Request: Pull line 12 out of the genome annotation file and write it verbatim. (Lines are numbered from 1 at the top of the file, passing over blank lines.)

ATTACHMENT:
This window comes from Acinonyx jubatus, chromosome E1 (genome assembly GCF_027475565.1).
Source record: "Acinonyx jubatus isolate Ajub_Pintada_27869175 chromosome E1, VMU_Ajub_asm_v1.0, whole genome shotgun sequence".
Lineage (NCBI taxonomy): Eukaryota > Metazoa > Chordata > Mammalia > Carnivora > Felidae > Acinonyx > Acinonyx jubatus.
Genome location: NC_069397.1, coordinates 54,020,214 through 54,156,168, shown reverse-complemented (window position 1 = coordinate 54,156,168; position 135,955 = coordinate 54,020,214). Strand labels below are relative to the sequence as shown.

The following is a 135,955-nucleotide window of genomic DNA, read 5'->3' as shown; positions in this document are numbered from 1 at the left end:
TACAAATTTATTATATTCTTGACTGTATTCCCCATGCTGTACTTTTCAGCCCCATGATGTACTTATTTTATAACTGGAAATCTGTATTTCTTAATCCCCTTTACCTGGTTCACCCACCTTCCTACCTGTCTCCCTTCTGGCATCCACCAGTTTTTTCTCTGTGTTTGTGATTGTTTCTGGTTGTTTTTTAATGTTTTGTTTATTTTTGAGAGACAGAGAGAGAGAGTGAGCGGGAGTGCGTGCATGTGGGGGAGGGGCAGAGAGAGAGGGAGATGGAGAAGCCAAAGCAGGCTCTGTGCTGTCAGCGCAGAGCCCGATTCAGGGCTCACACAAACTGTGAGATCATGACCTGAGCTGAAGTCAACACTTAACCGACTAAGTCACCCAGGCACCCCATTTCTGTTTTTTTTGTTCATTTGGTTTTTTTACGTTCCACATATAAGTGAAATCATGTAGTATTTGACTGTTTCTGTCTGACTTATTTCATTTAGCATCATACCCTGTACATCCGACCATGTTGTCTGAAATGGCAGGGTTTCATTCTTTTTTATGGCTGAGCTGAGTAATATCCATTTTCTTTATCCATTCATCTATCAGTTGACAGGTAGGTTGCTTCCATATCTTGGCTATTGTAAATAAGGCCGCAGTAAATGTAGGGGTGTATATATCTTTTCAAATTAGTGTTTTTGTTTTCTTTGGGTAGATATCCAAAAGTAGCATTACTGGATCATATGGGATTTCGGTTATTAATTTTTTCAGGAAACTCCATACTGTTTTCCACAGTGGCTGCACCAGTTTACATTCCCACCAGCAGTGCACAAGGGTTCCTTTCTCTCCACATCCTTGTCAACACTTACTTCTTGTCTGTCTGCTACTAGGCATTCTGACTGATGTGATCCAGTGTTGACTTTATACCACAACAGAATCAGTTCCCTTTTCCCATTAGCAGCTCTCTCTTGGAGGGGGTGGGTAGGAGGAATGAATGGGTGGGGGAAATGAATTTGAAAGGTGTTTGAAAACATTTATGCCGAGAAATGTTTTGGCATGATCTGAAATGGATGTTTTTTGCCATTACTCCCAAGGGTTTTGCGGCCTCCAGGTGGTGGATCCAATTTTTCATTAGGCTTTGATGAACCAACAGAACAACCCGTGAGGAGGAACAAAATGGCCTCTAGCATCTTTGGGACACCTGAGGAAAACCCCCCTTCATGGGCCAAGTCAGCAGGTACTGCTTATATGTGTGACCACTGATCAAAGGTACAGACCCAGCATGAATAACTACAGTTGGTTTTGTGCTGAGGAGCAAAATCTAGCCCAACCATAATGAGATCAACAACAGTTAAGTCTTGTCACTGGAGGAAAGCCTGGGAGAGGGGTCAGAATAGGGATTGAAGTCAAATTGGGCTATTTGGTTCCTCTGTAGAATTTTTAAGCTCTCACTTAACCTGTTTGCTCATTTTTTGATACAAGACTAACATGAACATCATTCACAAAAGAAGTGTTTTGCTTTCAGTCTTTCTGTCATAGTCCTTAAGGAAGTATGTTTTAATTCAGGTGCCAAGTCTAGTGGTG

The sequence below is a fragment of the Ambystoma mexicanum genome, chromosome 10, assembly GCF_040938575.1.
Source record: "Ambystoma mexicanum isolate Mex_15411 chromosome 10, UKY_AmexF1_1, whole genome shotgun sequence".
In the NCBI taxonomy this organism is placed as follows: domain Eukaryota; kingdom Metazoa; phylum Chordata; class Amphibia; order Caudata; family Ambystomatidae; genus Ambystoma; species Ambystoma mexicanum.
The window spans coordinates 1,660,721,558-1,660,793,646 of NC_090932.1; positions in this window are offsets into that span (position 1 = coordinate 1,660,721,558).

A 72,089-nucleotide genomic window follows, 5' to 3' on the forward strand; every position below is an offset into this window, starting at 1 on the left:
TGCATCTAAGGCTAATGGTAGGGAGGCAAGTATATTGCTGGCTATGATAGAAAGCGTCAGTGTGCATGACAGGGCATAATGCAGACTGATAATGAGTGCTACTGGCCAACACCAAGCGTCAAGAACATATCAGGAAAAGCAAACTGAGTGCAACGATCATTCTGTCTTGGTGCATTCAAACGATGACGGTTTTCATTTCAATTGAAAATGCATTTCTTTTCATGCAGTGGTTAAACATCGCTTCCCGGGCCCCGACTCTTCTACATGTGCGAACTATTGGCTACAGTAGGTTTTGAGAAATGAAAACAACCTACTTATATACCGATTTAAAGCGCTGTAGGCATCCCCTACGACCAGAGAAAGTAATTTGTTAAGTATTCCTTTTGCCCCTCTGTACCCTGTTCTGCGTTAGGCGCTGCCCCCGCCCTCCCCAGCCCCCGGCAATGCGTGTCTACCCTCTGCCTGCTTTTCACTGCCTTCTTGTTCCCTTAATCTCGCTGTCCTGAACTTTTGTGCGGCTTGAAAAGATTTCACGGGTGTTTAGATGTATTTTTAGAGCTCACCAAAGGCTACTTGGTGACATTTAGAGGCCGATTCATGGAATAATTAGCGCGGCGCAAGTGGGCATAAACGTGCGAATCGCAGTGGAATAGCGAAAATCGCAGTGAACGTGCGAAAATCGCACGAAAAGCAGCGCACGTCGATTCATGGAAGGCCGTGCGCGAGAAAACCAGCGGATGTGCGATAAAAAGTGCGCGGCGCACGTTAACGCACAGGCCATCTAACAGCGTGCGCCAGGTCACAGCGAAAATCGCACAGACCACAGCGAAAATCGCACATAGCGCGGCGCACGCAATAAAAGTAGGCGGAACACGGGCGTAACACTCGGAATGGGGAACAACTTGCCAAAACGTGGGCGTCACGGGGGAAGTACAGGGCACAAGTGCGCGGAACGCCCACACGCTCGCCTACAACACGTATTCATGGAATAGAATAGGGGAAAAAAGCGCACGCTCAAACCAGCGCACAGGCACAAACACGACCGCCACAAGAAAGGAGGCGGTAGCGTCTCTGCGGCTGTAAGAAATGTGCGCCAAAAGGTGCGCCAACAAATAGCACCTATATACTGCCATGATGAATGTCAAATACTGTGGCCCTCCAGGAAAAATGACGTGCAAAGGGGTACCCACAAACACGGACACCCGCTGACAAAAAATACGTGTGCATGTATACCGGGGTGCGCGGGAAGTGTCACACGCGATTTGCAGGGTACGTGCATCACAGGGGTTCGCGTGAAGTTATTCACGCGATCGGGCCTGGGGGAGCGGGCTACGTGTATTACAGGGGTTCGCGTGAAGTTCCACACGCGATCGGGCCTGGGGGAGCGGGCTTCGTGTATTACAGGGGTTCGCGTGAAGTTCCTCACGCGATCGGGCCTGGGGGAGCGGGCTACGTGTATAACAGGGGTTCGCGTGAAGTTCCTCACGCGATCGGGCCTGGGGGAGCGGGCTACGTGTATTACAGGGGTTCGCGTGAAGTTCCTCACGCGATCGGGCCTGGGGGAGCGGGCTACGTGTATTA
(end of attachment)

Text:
TGCATCTAAGGCTAATGGTAGGGAGGCAAGTATATTGCTGGCTATGATAGAAAGCGTCAGTGTGCATGACAGGGCATAATGCAGACTGATAATGAGTGCTACTGGCCAACACCAAGCGTCAAGAACATATCAGGAAAAGCAAACTGAGTGCAACGATCATTCTGTCTTGGTGCATTCAAACGATGACGGTTTTCATTTCAATTGAAAATGCATTTCTTTTCATGCAGTGGTTAAACATCGCTTCCCGGGCCCCGACTCTTCTACATGTGCGAACTATTGGCTACAGTAGGTTTTGAGAAATGAAAACAACCTACTTATATACCGATTTAAAGCGCTGTAGGCATCCCCTACGACCAGAGAAAGTAATTTGTTAAGTATTCCTTTTGCCCCTCTGTACCCTGTTCTGCGTTAGGCGCTGCCCCCGCCCTCCCCAGCCCCCGGCAATGCGTGTCTACCCTCTGCCTGCTTTTCACTGCCTTCTTGTTCCCTTAATCTCGCTGTCCTGAACTTTTGTGCGGCTTGAAAAGATTTCACGGGTGTTTAGATGTATTTTTAGAGCTCACCAAAGGCTACTTGGTGACATTTAGAGGCCGATTCATGGAATAATTAGCGCGGCGCAAGTGGGCATAAACGTGCGAATCGCAGTGGAATAGCGAAAATCGCAGTGAACGTGCGAAAATCGCACGAAAAGCAGCGCACGTCGATTCATGGAAGGCCGTGCGCGAGAAAACCAGCGGATGTGCGATAAAAAGTGCGCGGCGCACGTTAACGCACAGGCCATCTAACAGCGTGCGCCAGGTCACAGCGAAAATCGCACAGACCACAGCGAAAATCGCACATAGCGCGGCGCACGCAATAAAAGTAGGCGGAACACGGGCGTAACACTCGGAATGGGGAACAACTTGCCAAAACGTGGGCGTCACGGGGGAAGTACAGGGCACAAGTGCGCGGAACGCCCACACGCTCGCCTACAACACGTATTCATGGAATAGAATAGGGGAAAAAAGCGCACGCTCAAACCAGCGCACAGGCACAAACACGACCGCCACAAGAAAGGAGGCGGTAGCGTCTCTGCGGCTGTAAGAAATGTGCGCCAAAAGGTGCGCCAACAAATAGCACCTATATACTGCCATGATGAATGTCAAATACTGTGGCCCTCCAGGAAAAATGACGTGCAAAGGGGTACCCACAAACACGGACACCCGCTGACAAAAAATACGTGTGCATGTATACCGGGGTGCGCGGGAAGTGTCACACGCGATTTGCAGGGTACGTGCATCACAGGGGTTCGCGTGAAGTTATTCACGCGATCGGGCCTGGGGGAGCGGGCTACGTGTATTACAGGGGTTCGCGTGAAGTTCCACACGCGATCGGGCCTGGGGGAGCGGGCTTCGTGTATTACAGGGGTTCGCGTGAAGTTCCTCACGCGATCGGGCCTGGGGGAGCGGGCTACGTGTATAACAGGGGTTCGCGTGAAGTTCCTCACGCGATCGGGCCTGGGGGAGCGGGCTACGTGTATTACAGGGGTTCGCGTGAAGTTCCTCACGCGATCGGGCCTGGGGGAGCGGGCTACGTGTATTA